Geoffrey Hoffman, director of the Immigration Clinic of the University of Houston Law Center, served as co-counsel on a major immigration law case decided by the Supreme Court of the United States on June 14, 2010, on appeal from a decision of the Fifth Circuit. The Court held in Carachuri-Rosendo v. Holder that a second drug possession offense under state law is not an “aggravated felony” under federal law that would have the effect of denying eligibility for discretionary cancellation of removal under the Immigration and Nationality Act when the state conviction is not based on the fact of a prior conviction. Petitioner had been convicted in Texas of possession of a small amount of marijuana and subsequently convicted of possession of one antianxiety tablet. Although Texas law allows sentencing enhancement if the State proved that petitioner had previously been convicted of a similar offense, the State did not seek sentencing enhancement. The Federal Government initiated removal proceedings and denied the claim by petitioner that he was eligible for discretionary cancellation of removal. The Federal Government argued that petitioner’s conduct could have been punished as an aggravated felony under federal law, since it could have been punished as a recidivist offense under state law. The court rejected this “hypothetical approach.” Justice Stevens authored the opinion, joined by Roberts, Kennedy, Ginsburg, Breyer, Alito, and Sotomayor, with Scalia and Thomas filing concurring opinions.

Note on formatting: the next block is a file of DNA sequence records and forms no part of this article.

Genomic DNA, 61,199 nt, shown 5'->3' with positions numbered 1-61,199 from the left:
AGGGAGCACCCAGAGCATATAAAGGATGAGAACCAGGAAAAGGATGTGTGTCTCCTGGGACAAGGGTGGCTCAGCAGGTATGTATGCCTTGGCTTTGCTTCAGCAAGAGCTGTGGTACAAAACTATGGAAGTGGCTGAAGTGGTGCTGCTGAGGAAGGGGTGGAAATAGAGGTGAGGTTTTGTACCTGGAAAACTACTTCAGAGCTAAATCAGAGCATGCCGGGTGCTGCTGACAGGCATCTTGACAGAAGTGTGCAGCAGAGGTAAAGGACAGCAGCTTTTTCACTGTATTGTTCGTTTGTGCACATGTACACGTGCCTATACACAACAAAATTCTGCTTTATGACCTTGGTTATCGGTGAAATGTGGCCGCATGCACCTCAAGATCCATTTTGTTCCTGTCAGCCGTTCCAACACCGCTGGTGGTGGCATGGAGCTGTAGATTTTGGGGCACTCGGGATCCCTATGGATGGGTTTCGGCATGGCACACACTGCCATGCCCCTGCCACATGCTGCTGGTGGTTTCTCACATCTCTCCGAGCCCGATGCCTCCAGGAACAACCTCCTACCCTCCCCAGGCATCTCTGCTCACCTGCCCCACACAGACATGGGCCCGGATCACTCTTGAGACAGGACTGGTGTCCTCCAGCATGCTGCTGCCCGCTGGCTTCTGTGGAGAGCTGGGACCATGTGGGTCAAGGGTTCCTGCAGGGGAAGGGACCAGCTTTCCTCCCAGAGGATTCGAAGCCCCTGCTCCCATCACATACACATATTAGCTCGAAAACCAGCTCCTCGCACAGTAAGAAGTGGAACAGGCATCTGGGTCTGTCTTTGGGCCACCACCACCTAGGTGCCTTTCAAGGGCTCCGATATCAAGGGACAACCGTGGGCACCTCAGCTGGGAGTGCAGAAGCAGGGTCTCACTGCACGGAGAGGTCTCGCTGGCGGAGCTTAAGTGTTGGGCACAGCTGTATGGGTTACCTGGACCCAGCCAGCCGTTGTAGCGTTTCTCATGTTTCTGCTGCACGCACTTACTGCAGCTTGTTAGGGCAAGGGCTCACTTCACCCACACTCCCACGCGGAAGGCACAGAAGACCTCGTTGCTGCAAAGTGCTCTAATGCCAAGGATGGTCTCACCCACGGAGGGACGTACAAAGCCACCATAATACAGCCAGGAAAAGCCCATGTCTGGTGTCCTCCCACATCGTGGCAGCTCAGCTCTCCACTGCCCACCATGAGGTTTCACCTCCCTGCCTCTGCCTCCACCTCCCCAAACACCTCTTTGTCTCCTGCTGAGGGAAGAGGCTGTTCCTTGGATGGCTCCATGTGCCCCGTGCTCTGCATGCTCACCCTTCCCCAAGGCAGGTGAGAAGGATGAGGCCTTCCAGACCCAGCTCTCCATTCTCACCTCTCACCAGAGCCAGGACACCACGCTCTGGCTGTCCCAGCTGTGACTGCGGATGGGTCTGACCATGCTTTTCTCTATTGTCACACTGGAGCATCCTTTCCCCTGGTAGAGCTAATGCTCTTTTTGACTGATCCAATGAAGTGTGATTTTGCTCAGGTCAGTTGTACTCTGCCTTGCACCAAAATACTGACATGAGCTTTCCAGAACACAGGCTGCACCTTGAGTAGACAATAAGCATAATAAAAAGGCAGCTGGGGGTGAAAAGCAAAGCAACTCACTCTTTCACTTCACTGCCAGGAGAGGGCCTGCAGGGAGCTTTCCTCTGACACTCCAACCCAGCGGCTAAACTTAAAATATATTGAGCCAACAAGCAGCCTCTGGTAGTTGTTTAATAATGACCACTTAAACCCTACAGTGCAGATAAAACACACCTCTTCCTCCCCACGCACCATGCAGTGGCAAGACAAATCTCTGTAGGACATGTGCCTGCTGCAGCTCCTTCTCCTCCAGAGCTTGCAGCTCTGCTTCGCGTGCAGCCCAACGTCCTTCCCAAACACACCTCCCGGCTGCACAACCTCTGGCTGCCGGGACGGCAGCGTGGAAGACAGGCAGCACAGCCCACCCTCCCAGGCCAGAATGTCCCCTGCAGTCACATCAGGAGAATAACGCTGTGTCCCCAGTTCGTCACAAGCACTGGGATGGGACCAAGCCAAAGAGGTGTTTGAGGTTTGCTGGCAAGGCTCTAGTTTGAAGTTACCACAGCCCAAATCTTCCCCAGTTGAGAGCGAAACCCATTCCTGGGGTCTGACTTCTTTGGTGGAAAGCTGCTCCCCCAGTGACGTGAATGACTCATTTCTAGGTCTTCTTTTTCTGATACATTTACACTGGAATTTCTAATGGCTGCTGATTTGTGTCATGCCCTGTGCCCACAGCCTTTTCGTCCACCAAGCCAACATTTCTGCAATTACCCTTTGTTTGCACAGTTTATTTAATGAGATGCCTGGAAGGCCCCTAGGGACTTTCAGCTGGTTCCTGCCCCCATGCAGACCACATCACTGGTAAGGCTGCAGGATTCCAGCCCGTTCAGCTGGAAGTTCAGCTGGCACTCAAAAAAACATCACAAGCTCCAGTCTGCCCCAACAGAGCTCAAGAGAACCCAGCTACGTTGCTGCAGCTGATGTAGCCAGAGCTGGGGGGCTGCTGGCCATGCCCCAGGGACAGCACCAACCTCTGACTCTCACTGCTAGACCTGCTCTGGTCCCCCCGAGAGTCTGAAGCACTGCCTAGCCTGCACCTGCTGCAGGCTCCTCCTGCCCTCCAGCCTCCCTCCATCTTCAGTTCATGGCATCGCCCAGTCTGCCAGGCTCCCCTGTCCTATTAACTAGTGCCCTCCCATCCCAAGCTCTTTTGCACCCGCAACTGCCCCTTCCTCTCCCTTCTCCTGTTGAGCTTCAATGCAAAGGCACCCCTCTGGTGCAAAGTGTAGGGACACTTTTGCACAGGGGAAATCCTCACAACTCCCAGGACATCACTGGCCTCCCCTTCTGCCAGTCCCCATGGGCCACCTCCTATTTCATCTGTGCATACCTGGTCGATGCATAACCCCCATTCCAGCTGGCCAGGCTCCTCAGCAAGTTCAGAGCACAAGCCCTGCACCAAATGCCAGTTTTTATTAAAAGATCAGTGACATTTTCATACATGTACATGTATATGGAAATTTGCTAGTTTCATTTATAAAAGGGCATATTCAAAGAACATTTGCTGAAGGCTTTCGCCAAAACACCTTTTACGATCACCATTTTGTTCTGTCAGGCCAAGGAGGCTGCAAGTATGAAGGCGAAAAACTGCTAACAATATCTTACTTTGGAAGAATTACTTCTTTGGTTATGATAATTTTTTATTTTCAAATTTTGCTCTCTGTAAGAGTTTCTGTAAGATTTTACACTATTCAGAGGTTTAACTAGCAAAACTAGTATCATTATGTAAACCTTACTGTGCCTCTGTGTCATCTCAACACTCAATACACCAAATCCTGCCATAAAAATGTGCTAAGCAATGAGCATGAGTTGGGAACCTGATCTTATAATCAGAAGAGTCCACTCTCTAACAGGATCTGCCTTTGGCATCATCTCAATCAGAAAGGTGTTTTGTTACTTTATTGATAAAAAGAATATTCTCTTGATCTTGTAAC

In addition to Geoffrey Hoffman, several Immigration Clinic staff and students of the Law Center worked on the case. According to releases by the clinic, former clinic attorneys Ann Chandler and Tom Perkinson worked on the case as it progressed through the lower courts and current UHLC students Charlotte Simon, Magda Gonzalez, and Andrea Boulares assisted with preparation of the appeal. Co-counsel on the appeal to the Supreme Court was Sri Srinivasan of O’Melveny & Myers. Congratulations to Geoffrey Hoffman and the clinic staff and students who made possible this major immigration law decision.
Critical documents are:
1. Case opinion
2. Oral argument transcripts
3. Briefs (posted on ABA Preview of U.S. Supreme Court Cases on 3/31/2010)
4. UHLC announcement on SCOTUS granting cert. to the case, and the UHLC team in front of the High Court
5. 5th Cir. Opinion (reversed by SCOTUS)
by Spencer Simons
1 hour ago